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What Aotearoa can learn from the Australian Cyber Security Strategy

Blogs from CyberCX

Published by Dan Richardson 30 November 2023

 

There’s a lot to like about Australia – the beaches, the weather, and even the recent form of their rugby team. 

But does its new plan for cyber security hit the same heights?

The Australian government recently released its long-awaited Cyber Security Strategy for 2023-2030. While the strategy doesn’t reference New Zealand, what our only formal defence ally, second largest trading partner, and culturally similar neighbour does in terms of cyber security will impact Aotearoa immensely.

With our new coalition Government getting to work and a new Minister – Judith Collins – overseeing the GCSB and the NZSIS, New Zealand has a timely opportunity to revisit its strategic approach to cyber security.

It’s worth noting that this is Australia’s third cyber security strategy and is intended to guide the nation for the next seven years. By contrast, New Zealand’s Cyber Security Strategy was last updated in 2019 – a relative aeon in cyber security terms. The constantly evolving nature of the cyber security threat landscape means that the risks to New Zealanders are now different and will continue to change. 

Our economy is intrinsically tied to the Australian economy. You only need to look at the New Zealand market share of the large Trans-Tasman banks, supermarket chains and other Australian companies that operate here. A heightened cyber security posture across these Trans-Tasman organisations will flow through the local market and help drive cyber security uplift by osmosis.

 

Leveraging New Zealand industry

A core theme of the new Australian Strategy is the ambition to harness the whole country to tackle cyber problems, enabled by stronger public-private partnerships. This is entirely the right direction, and New Zealand has a real opportunity to do even better than Australia. 

Our relative size and agility to streamline information sharing with the government enables our industry to work more easily with it. This can be further enhanced by getting the regulatory and policy settings right to leverage New Zealand’s extensive private sector cyber security infrastructure and capability.

This public-private partnership model is particularly important for critical infrastructure protection, another area of focus in the Australian Strategy and a topic that has been on the mind of officials in Wellington throughout 2023. This is even more true during times of potential budgetary constraints.

By shifting cyber from a technical topic to a whole-of-nation endeavour, Australia is continuing to elevate the cyber security discussion to its rightful place as a national security consideration. While New Zealand has attempted to shift the dial on this via the National Security Intelligence Priorities (or NSIPs) we in New Zealand need to have an open and honest dialogue in civil society about challenges, opportunities and risks in cyber in a more meaningful and inclusive way.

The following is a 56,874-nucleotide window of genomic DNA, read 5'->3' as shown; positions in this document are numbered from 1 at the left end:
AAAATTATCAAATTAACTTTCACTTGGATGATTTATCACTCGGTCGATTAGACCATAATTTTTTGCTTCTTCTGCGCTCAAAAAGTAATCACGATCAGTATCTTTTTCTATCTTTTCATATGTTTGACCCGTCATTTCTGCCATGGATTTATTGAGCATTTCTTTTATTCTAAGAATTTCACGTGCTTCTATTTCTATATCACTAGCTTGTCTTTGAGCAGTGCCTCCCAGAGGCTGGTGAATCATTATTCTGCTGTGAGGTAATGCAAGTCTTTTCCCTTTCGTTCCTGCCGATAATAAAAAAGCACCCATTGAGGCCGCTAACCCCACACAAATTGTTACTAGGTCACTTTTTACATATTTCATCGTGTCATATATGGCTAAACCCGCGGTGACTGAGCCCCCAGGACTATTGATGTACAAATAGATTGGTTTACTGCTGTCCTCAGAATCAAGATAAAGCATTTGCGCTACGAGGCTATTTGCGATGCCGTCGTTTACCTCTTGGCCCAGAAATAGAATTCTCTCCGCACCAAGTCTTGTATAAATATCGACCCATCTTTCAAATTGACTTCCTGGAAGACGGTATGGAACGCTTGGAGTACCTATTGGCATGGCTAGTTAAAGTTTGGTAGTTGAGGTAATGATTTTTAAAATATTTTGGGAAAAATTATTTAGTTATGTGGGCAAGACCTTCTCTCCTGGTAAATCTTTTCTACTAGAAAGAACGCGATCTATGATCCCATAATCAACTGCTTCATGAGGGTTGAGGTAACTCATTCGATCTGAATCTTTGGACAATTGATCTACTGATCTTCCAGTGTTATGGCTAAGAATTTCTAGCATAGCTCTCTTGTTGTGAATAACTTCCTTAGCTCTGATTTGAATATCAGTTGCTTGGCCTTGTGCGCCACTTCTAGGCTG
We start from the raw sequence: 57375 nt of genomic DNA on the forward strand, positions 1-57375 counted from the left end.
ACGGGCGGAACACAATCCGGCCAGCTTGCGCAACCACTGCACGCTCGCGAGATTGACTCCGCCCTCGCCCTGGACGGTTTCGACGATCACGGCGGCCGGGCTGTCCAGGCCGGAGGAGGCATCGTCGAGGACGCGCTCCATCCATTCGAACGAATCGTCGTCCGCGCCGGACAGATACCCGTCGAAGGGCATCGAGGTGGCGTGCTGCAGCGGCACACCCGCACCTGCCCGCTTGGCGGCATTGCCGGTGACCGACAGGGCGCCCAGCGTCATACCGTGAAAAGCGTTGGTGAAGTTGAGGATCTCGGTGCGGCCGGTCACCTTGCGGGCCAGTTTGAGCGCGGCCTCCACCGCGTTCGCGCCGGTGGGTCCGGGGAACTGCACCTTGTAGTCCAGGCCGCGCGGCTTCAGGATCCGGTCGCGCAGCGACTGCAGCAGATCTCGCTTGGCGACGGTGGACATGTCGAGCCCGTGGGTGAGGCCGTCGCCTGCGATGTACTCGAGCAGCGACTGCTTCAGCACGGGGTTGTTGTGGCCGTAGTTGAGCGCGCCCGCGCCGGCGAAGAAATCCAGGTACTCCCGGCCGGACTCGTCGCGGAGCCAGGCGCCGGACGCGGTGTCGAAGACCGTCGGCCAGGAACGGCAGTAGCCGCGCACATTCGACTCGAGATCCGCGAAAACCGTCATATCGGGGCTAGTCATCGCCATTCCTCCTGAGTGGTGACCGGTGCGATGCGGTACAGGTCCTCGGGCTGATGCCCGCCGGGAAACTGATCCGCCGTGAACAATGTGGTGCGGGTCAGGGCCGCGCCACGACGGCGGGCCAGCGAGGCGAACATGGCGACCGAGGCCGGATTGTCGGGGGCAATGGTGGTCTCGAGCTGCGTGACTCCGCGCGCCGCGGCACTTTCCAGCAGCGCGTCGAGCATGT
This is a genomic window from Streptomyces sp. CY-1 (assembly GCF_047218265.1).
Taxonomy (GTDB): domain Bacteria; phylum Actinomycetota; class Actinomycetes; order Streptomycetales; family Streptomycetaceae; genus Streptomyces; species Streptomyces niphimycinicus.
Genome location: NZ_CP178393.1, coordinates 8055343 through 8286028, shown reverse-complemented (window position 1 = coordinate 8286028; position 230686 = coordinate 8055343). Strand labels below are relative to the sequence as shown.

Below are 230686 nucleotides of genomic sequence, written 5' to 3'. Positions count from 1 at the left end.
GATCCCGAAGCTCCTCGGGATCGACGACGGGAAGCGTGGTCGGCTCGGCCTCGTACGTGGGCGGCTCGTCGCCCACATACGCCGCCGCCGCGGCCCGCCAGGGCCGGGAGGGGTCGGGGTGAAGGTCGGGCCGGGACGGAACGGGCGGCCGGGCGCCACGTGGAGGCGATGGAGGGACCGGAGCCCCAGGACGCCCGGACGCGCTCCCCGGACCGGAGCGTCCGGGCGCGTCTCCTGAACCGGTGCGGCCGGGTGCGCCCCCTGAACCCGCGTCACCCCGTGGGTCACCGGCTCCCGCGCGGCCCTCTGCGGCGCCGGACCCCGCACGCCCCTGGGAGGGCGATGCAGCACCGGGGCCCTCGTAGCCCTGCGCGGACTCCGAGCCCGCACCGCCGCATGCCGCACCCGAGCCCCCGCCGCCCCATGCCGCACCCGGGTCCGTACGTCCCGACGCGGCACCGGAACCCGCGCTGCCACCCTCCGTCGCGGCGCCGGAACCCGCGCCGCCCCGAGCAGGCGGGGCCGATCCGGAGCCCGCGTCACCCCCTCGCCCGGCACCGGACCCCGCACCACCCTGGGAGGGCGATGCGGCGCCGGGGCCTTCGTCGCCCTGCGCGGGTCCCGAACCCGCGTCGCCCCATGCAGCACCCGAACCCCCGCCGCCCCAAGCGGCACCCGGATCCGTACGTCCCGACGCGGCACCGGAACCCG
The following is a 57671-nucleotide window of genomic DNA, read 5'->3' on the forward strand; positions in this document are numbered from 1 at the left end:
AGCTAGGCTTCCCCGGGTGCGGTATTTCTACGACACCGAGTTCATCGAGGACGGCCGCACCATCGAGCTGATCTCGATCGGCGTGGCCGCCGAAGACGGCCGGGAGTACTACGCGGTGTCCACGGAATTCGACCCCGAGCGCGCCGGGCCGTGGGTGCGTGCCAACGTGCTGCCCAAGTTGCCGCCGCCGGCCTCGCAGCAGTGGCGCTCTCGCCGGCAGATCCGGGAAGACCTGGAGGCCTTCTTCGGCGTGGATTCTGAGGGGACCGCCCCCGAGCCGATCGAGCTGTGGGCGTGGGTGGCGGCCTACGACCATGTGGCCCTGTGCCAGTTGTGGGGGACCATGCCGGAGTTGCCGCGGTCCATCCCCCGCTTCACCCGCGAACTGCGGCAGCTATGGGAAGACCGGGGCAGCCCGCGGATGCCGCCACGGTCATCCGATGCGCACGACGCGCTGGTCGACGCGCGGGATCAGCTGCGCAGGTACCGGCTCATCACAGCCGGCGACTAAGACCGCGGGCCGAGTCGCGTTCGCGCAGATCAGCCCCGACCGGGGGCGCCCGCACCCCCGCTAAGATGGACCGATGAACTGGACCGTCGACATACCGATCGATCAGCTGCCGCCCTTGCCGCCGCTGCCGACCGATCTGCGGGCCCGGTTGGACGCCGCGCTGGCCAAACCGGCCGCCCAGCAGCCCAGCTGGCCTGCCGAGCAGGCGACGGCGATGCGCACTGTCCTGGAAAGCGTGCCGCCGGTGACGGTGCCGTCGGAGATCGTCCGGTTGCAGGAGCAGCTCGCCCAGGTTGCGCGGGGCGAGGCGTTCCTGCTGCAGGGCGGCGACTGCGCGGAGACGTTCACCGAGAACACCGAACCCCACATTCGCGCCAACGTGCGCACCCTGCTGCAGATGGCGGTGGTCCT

As a nation, we can never match the cyber spending in Australia dollar for dollar.  The Australian government says it will spend more than $AU586 million to implement the strategy, on top of the $AU2.3 billion already being spent on cyber security. These numbers dwarf the budgets of our cyber agencies. But the truth is, we don’t need to spend as much to get results. By enabling the private sector to provide cyber services more easily to New Zealand organisations as an extension of government capabilities, we can move the dial in a profound way.

 

Where New Zealand succeeds already 

Six shields’ underpin the Australian Cyber Security Strategy, including “World-class threat sharing and blocking”, and just like the contested Pavlova, the Aussies might have taken this idea from us. 

In fact, Aotearoa is probably a little ahead of Australia in this area with the success of the Malware Free Networks (MFN) project. First launched in 2018 by the National Cyber Security Centre (NCSC) and expanded several times since the MFN has offered New Zealanders a layer of cyber protection. But there is always more to do. The natural next step is a streamlined way for the industry to share more extensive cyber threat data with our cyber agencies. 

The Australian Strategy makes clear that cyber security is not confined to national borders and puts a spotlight on our regional neighbourhood with the “Resilient region and global leadership” shield. This is an area where New Zealand can do even better than our Aussie friends. As the Indo-Pacific region continues to become even more geopolitically significant, Aotearoa’s already tight links to our Pacific neighbours and our ability to understand Pacific cultures enable us to take a leadership role in the region. This means developing a New Zealand sovereign capability to help and support our friends in the Pacific.

While CERT NZ’s capacity-raising efforts in the Pacific have built some great momentum, the incoming government should consider being more forward-leaning in the coming years. Alongside our efforts in the Pacific, New Zealand has a long record of upholding international law and norms of responsible state behaviour in cyberspace as part of our independent foreign policy stance. 

With the release of the Australian Cyber Security Strategy, our new Government would be wise to take inspiration from across the Tasman and consider its own bold vision for New Zealand’s cyber security future. 

 

Dan Richardson is an Executive Director at CyberCX in New Zealand. He has a 20-year career in cyber security across New Zealand, including at the National Cyber Security Centre.

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